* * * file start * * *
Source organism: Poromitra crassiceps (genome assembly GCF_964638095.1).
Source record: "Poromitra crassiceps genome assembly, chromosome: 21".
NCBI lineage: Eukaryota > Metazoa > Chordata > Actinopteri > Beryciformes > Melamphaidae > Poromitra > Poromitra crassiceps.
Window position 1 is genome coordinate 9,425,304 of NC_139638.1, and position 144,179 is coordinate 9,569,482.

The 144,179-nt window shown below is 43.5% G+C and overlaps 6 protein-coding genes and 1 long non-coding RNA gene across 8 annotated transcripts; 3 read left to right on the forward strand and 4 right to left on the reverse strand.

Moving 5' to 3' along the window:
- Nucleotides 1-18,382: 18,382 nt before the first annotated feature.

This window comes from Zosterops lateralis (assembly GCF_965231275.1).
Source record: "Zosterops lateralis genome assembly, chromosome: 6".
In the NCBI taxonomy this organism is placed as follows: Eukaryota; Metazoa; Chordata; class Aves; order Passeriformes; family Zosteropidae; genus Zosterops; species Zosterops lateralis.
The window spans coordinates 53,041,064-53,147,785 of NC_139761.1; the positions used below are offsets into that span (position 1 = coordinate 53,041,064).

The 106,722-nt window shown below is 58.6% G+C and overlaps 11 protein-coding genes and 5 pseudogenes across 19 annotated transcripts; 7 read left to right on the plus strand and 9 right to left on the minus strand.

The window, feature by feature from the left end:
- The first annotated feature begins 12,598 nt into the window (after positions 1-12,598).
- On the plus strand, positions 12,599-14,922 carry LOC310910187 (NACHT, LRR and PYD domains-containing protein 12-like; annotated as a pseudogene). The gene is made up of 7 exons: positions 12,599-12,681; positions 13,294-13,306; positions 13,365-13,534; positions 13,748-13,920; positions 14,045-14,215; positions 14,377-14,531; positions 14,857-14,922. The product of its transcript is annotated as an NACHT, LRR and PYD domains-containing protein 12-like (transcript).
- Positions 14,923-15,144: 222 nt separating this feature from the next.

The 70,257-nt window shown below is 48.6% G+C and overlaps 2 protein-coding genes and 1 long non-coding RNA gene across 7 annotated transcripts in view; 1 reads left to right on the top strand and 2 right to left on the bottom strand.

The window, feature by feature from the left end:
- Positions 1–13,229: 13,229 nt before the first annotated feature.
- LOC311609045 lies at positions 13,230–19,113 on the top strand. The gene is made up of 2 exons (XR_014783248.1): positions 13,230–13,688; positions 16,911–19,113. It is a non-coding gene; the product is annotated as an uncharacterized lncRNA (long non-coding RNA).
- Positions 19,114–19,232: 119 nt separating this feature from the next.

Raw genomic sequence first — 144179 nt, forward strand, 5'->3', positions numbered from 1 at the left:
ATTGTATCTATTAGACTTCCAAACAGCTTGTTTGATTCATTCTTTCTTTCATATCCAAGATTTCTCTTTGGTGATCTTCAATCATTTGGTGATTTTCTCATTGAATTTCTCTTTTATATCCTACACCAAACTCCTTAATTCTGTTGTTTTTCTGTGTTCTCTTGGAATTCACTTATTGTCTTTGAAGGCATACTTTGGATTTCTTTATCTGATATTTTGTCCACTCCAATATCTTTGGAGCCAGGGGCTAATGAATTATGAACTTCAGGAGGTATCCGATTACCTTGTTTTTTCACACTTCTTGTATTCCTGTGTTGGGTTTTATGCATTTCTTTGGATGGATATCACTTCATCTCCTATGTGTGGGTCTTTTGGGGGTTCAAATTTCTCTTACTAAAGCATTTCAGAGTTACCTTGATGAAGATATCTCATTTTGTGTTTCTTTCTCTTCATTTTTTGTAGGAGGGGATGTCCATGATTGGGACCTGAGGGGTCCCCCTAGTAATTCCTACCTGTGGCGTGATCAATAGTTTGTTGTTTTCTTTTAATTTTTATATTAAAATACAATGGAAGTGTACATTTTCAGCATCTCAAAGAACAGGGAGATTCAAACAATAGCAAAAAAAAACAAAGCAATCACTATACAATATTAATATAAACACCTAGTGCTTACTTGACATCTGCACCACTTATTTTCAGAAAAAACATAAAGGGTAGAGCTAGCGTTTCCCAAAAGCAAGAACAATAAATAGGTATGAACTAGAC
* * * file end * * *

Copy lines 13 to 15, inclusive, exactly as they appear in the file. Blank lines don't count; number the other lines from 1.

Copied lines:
The window, feature by feature from the left end:
- The first annotated feature begins 12,598 nt into the window (after positions 1-12,598).
- On the plus strand, positions 12,599-14,922 carry LOC310910187 (NACHT, LRR and PYD domains-containing protein 12-like; annotated as a pseudogene). The gene is made up of 7 exons: positions 12,599-12,681; positions 13,294-13,306; positions 13,365-13,534; positions 13,748-13,920; positions 14,045-14,215; positions 14,377-14,531; positions 14,857-14,922. The product of its transcript is annotated as an NACHT, LRR and PYD domains-containing protein 12-like (transcript).